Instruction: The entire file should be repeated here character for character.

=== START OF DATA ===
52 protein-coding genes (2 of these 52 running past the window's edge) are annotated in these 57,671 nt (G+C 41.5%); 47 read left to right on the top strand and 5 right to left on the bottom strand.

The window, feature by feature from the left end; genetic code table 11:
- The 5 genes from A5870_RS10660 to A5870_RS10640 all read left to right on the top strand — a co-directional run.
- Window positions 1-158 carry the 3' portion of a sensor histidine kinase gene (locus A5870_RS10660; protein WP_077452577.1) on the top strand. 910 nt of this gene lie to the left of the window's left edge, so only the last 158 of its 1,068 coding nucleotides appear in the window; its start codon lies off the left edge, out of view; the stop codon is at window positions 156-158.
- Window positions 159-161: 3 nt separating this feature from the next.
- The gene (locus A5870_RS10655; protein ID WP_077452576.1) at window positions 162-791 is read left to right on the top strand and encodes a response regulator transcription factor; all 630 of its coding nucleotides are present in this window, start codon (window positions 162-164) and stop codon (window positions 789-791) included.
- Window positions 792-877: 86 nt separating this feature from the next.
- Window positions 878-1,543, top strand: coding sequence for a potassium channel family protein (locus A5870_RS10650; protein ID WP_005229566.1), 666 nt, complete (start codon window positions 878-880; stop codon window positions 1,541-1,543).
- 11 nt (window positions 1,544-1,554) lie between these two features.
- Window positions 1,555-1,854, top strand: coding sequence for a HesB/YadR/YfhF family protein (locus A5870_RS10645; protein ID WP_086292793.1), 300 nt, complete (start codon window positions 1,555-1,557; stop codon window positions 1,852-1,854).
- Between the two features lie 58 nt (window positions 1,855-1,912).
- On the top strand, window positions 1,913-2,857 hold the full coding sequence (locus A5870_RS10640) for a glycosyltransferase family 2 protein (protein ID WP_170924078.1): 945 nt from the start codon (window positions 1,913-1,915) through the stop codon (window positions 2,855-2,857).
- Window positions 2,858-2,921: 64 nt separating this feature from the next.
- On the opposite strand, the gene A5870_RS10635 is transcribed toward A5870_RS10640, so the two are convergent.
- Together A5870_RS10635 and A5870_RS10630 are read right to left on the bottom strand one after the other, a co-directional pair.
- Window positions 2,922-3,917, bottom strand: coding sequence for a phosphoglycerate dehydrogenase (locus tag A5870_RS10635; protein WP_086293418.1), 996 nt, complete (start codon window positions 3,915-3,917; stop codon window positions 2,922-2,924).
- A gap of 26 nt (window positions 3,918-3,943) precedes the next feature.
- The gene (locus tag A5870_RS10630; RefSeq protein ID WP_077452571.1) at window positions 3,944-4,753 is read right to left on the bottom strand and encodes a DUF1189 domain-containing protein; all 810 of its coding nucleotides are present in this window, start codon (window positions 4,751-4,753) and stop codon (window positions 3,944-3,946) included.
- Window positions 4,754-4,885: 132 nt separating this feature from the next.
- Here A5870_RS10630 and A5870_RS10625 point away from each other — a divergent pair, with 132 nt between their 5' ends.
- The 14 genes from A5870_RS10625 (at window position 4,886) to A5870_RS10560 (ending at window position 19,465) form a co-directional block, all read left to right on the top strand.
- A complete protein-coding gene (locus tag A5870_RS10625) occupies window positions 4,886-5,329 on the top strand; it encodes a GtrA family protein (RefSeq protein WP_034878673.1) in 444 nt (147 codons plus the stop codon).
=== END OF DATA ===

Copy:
52 protein-coding genes (2 of these 52 running past the window's edge) are annotated in these 57,671 nt (G+C 41.5%); 47 read left to right on the top strand and 5 right to left on the bottom strand.

The window, feature by feature from the left end; genetic code table 11:
- The 5 genes from A5870_RS10660 to A5870_RS10640 all read left to right on the top strand — a co-directional run.
- Window positions 1-158 carry the 3' portion of a sensor histidine kinase gene (locus A5870_RS10660; protein WP_077452577.1) on the top strand. 910 nt of this gene lie to the left of the window's left edge, so only the last 158 of its 1,068 coding nucleotides appear in the window; its start codon lies off the left edge, out of view; the stop codon is at window positions 156-158.
- Window positions 159-161: 3 nt separating this feature from the next.
- The gene (locus A5870_RS10655; protein ID WP_077452576.1) at window positions 162-791 is read left to right on the top strand and encodes a response regulator transcription factor; all 630 of its coding nucleotides are present in this window, start codon (window positions 162-164) and stop codon (window positions 789-791) included.
- Window positions 792-877: 86 nt separating this feature from the next.
- Window positions 878-1,543, top strand: coding sequence for a potassium channel family protein (locus A5870_RS10650; protein ID WP_005229566.1), 666 nt, complete (start codon window positions 878-880; stop codon window positions 1,541-1,543).
- 11 nt (window positions 1,544-1,554) lie between these two features.
- Window positions 1,555-1,854, top strand: coding sequence for a HesB/YadR/YfhF family protein (locus A5870_RS10645; protein ID WP_086292793.1), 300 nt, complete (start codon window positions 1,555-1,557; stop codon window positions 1,852-1,854).
- Between the two features lie 58 nt (window positions 1,855-1,912).
- On the top strand, window positions 1,913-2,857 hold the full coding sequence (locus A5870_RS10640) for a glycosyltransferase family 2 protein (protein ID WP_170924078.1): 945 nt from the start codon (window positions 1,913-1,915) through the stop codon (window positions 2,855-2,857).
- Window positions 2,858-2,921: 64 nt separating this feature from the next.
- On the opposite strand, the gene A5870_RS10635 is transcribed toward A5870_RS10640, so the two are convergent.
- Together A5870_RS10635 and A5870_RS10630 are read right to left on the bottom strand one after the other, a co-directional pair.
- Window positions 2,922-3,917, bottom strand: coding sequence for a phosphoglycerate dehydrogenase (locus tag A5870_RS10635; protein WP_086293418.1), 996 nt, complete (start codon window positions 3,915-3,917; stop codon window positions 2,922-2,924).
- A gap of 26 nt (window positions 3,918-3,943) precedes the next feature.
- The gene (locus tag A5870_RS10630; RefSeq protein ID WP_077452571.1) at window positions 3,944-4,753 is read right to left on the bottom strand and encodes a DUF1189 domain-containing protein; all 810 of its coding nucleotides are present in this window, start codon (window positions 4,751-4,753) and stop codon (window positions 3,944-3,946) included.
- Window positions 4,754-4,885: 132 nt separating this feature from the next.
- Here A5870_RS10630 and A5870_RS10625 point away from each other — a divergent pair, with 132 nt between their 5' ends.
- The 14 genes from A5870_RS10625 (at window position 4,886) to A5870_RS10560 (ending at window position 19,465) form a co-directional block, all read left to right on the top strand.
- A complete protein-coding gene (locus tag A5870_RS10625) occupies window positions 4,886-5,329 on the top strand; it encodes a GtrA family protein (RefSeq protein WP_034878673.1) in 444 nt (147 codons plus the stop codon).